Introducing .NET 5
Today, we’re announcing that the next release after .NET Core 3.0 will be .NET 5. This will be the next big release in the .NET family.
There will be just one .NET going forward, and you will be able to use it to target Windows, Linux, macOS, iOS, Android, tvOS, watchOS and WebAssembly and more.
We will introduce new .NET APIs, runtime capabilities and language features as part of .NET 5.
From the inception of the .NET Core project, we’ve added around fifty thousand .NET Framework APIs to the platform. .NET Core 3.0 closes much of the remaining capability gap with .NET Framework 4.8, enabling Windows Forms, WPF and Entity Framework 6. .NET 5 builds on this work, taking .NET Core and the best of Mono to create a single platform that you can use for all your modern .NET code.
We intend to release .NET 5 in November 2020, with the first preview available in the first half of 2020. It will be supported with future updates to Visual Studio 2019, Visual Studio for Mac and Visual Studio Code.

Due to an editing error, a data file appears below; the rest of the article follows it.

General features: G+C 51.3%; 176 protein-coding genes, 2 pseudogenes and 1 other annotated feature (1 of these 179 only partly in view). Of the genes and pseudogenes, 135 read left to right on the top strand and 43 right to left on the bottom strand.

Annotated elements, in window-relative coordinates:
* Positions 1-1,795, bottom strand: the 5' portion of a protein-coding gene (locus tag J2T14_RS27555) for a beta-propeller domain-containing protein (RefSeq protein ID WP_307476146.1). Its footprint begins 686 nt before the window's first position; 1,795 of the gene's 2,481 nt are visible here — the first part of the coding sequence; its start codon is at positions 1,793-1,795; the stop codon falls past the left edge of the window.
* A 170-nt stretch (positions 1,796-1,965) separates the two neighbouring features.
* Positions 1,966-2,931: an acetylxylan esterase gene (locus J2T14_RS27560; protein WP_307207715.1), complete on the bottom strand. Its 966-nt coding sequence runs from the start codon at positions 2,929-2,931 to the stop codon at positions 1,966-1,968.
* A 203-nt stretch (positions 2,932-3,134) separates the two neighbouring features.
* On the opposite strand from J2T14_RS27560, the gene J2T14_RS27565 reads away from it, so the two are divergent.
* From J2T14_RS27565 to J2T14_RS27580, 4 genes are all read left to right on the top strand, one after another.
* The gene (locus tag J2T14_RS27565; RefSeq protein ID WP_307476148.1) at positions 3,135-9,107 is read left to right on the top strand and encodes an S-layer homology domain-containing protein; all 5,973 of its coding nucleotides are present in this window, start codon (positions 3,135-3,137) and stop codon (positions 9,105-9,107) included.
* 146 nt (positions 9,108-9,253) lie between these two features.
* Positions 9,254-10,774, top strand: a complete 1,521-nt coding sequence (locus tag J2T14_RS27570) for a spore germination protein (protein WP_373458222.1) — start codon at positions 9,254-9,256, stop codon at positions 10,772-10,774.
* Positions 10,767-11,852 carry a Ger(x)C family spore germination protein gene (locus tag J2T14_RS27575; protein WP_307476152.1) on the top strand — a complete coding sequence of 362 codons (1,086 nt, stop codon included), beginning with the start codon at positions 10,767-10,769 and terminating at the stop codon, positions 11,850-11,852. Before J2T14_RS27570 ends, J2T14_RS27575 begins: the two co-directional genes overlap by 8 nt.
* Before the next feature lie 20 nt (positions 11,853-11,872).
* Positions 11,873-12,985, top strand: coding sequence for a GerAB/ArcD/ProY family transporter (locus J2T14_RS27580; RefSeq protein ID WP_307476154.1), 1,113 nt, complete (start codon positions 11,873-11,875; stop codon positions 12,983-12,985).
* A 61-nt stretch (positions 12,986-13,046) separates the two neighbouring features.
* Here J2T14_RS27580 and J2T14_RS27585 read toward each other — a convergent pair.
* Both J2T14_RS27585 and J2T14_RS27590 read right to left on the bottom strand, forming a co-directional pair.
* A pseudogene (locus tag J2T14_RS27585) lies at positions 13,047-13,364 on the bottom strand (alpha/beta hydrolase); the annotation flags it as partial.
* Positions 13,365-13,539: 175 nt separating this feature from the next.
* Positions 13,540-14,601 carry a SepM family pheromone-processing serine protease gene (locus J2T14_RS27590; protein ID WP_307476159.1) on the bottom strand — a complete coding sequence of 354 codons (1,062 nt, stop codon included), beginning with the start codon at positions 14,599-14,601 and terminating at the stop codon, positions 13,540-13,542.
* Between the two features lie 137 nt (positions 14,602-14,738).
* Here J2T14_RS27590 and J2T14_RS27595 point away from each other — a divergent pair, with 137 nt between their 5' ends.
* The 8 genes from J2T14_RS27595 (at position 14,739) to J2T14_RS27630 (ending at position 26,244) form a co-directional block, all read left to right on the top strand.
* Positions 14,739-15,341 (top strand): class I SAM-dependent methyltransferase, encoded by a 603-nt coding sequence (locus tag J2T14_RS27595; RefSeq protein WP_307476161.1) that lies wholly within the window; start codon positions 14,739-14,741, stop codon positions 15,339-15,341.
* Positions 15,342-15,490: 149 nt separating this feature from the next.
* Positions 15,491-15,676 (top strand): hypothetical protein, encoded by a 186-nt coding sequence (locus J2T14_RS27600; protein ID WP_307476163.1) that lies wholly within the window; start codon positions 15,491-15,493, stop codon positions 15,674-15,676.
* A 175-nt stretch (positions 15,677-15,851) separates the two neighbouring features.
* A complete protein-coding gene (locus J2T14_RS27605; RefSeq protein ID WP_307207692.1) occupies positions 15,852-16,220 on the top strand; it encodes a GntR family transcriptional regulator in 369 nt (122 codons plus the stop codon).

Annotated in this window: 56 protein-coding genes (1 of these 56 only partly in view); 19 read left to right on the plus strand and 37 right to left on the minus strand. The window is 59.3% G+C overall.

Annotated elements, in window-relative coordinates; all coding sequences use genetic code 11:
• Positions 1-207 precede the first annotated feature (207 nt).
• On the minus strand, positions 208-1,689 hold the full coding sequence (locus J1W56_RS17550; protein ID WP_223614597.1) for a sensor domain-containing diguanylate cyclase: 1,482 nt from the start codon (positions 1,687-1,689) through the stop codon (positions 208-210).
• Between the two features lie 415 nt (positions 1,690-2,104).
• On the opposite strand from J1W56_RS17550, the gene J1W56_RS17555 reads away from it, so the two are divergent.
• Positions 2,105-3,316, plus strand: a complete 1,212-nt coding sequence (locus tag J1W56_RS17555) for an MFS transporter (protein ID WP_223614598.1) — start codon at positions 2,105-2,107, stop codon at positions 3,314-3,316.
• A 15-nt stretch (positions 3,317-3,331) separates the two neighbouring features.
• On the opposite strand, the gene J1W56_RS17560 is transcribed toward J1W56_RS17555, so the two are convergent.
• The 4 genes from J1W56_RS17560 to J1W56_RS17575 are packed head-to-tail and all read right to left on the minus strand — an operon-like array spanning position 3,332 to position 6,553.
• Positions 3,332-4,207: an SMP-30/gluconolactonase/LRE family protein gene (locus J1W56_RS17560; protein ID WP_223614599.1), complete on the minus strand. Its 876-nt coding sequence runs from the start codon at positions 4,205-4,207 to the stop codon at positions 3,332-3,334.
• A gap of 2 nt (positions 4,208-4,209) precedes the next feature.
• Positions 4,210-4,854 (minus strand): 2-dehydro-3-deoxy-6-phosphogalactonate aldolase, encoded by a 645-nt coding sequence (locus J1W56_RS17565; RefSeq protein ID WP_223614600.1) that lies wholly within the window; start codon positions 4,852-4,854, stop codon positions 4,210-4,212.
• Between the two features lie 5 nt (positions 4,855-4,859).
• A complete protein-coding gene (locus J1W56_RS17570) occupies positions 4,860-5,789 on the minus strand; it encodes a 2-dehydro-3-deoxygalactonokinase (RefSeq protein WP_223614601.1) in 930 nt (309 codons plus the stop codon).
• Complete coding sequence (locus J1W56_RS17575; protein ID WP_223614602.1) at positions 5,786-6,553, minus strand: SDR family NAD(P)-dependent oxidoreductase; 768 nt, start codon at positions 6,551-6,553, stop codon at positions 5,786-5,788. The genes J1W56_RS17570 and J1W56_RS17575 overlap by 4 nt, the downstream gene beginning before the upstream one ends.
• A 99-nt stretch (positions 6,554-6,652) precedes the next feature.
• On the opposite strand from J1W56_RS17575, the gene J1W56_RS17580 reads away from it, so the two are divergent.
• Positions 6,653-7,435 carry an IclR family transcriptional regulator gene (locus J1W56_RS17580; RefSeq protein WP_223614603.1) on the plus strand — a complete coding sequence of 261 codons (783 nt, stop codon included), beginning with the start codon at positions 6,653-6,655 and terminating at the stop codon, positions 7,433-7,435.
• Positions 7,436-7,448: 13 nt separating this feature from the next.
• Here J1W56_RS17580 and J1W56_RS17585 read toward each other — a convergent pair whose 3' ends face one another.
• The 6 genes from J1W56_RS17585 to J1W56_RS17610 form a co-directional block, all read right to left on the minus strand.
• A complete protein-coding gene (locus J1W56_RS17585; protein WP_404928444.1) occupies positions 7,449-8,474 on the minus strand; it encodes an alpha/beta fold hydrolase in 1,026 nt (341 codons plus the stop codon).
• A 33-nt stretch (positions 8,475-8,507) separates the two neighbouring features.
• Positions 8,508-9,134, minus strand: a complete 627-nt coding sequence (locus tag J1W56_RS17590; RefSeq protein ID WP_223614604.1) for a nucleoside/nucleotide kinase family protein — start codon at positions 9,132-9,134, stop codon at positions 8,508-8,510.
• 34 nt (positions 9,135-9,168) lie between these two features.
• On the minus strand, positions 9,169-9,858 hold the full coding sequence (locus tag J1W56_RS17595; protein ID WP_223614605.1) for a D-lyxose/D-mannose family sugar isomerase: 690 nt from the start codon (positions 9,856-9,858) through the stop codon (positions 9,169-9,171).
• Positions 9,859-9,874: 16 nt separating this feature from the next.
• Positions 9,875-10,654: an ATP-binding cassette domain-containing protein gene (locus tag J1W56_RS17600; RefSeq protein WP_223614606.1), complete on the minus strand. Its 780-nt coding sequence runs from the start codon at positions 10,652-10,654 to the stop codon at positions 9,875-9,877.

Check out .NET Core is the Future of .NET to understand how .NET 5 relates to .NET Framework.
.NET 5 = .NET Core vNext
.NET 5 is the next step forward with .NET Core. The project aims to improve .NET in a few key ways:
- Produce a single .NET runtime and framework that can be used everywhere and that has uniform runtime behaviors and developer experiences.
- Expand the capabilities of .NET by taking the best of .NET Core, .NET Framework, Xamarin and Mono.
- Build that product out of a single code-base that developers (Microsoft and the community) can work on and expand together and that improves all scenarios.
This new project and direction are a game-changer for .NET. With .NET 5, your code and project files will look and feel the same no matter which type of app you’re building. You’ll have access to the same runtime, API and language capabilities with each app. This includes new performance improvements that get committed to corefx, practically daily.